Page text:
The best local stock to own last year spent almost the entire year in bankruptcy.
Investors fortunate enough to own AMR Corp. shares a year ago saw their investment grow more than 1,300 percent as the perceived value of the new American Airlines Group increased. Southwest Airlines also had a strong year as investors applauded the results of industry consolidation.
Other big gainers among shares of companies based in North Texas benefitted from improved consumer spending, a stronger housing market and higher oil prices.
1. American Airlines (AAMRQ, $11.39, +1,333%)
AMR shareholders started the year thinking their stock in the bankruptcy airline worth less than a dollar a share. But after the parent of American Airlines agreed to merge with US Airways, the value of AMR shares began to take off, producing a more than 13-fold gain for 2013 by Dec. 9, when the merger closed and the stock stopped trading.
Although shareholders typically get wiped out during the bankruptcy process, the merger deal guaranteed that AMR shareholders would receive at least 3.5 percent of the equity in the new company. And with shares of the new American Airlines Group (ticker: AAL) trading around $25, shareholders may receive an even larger stake once creditors and debtholders are paid off with shares over the next 120 days.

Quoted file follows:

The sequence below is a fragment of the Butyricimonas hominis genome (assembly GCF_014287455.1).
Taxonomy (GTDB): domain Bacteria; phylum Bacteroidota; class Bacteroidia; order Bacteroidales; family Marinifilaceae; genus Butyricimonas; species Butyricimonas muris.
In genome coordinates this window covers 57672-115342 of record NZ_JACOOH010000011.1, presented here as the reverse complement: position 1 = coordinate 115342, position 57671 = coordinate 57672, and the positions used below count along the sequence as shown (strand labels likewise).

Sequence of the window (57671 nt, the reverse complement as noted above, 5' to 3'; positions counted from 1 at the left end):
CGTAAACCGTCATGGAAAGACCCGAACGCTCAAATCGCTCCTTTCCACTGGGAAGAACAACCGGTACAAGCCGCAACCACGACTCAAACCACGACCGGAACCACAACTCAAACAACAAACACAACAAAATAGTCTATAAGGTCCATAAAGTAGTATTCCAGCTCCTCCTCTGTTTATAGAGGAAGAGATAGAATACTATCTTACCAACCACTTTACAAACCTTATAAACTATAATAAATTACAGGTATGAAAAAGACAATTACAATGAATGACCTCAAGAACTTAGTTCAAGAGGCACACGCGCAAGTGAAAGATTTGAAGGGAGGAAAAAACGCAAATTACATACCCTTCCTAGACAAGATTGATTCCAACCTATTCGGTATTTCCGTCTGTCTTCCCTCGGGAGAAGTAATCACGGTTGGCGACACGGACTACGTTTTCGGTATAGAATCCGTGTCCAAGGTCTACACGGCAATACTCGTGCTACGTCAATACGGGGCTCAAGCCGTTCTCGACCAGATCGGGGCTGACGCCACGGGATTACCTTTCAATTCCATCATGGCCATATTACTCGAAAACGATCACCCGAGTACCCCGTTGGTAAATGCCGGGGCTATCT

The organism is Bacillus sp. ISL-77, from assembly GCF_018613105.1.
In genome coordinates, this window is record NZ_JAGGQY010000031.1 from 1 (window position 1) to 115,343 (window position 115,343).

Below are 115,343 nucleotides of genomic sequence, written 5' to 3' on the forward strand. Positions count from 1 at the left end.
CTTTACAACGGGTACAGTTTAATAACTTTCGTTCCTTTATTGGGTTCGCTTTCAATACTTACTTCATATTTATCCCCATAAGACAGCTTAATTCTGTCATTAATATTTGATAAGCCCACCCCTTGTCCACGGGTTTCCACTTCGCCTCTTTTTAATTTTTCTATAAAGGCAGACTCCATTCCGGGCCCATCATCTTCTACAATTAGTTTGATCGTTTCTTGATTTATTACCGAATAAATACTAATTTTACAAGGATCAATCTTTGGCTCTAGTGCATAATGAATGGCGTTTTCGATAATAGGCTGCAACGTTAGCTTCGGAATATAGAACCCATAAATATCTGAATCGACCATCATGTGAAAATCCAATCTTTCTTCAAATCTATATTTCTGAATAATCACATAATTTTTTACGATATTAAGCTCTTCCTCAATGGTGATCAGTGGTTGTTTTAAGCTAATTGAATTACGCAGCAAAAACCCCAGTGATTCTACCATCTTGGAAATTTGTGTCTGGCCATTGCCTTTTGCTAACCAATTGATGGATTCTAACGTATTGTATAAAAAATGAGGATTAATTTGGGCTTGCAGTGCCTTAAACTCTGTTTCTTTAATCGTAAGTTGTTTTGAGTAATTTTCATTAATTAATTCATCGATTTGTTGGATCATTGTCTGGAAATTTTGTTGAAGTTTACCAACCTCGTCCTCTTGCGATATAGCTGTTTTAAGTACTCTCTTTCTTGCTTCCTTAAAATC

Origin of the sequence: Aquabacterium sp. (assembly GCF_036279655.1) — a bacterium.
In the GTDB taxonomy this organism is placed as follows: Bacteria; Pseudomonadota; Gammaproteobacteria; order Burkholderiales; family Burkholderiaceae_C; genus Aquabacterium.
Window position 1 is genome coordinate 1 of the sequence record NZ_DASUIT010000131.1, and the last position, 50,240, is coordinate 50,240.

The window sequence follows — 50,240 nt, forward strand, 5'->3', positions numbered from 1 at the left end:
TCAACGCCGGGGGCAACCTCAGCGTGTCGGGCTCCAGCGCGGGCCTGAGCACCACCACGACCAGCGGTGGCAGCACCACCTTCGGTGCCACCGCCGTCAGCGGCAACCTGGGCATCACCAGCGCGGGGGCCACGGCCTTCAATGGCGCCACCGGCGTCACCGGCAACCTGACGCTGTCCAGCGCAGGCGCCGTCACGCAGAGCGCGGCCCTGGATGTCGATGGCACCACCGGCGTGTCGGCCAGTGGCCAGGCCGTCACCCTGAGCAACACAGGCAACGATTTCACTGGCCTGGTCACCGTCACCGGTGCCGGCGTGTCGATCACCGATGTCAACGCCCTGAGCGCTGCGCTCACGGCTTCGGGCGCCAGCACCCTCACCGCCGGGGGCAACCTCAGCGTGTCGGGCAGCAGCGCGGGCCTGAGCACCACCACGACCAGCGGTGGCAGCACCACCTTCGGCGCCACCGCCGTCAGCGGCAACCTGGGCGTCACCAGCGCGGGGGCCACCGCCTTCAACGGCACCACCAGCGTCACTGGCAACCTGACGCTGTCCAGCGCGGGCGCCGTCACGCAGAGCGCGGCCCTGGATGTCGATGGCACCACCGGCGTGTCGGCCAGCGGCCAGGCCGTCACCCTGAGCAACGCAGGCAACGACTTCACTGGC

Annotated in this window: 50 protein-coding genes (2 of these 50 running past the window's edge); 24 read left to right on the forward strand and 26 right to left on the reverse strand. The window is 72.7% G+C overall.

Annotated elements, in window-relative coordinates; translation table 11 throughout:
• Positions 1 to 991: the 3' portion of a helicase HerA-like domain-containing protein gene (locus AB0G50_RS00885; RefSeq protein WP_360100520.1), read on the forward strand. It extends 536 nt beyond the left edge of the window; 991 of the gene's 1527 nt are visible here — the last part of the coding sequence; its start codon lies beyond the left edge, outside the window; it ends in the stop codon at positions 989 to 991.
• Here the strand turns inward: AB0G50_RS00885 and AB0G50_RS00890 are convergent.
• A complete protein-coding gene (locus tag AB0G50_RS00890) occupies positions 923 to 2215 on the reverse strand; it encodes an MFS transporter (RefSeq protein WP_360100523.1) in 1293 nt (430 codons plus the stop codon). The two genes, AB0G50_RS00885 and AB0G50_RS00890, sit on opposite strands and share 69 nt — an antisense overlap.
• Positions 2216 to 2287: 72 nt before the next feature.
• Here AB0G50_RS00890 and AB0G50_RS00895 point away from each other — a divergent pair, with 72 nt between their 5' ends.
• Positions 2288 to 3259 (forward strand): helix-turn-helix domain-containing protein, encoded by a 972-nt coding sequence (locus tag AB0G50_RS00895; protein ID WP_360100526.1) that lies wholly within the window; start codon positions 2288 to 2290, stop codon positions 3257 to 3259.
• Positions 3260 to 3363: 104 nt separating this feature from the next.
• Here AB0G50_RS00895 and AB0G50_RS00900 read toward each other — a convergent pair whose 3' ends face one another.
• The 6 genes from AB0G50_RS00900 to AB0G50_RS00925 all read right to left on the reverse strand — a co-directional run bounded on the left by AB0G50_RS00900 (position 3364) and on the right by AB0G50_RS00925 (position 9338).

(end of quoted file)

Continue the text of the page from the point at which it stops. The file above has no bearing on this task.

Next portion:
2. Nexstar (NXST, $55.73, +426%)
Irving-based Nexstar Broadcasting had its stock value jump over 400 percent in 2013 as the company continued to buy television stations in several markets. The company owns 72 broadcast stations that reach about 13.8 million households, Nexstar says on its website. But that number will grow as the firm agreed to buy Grant Company for $87.5 million in November, which will add seven stations in Iowa, Wisconsin, Virginia and Alabama.
3. Zale ( ZLC, $15.77, +284%)
The Irving-based retailer capped off a three-year turnaround engineered by Chief Executive Officer Theo Killion by reporting its first annual profit in five years as the improved economy and rising stock prices put more money in consumer pocketbooks. Net earnings reached $10 million for the year ended July 31, compared to a net loss of $27 million the previous year, and same-store sales increased by 3.3 percent. The improved sales picture continued into its first fiscal quarter, ended Oct. 31, as same-store sales increased for the 12th consecutive quarter.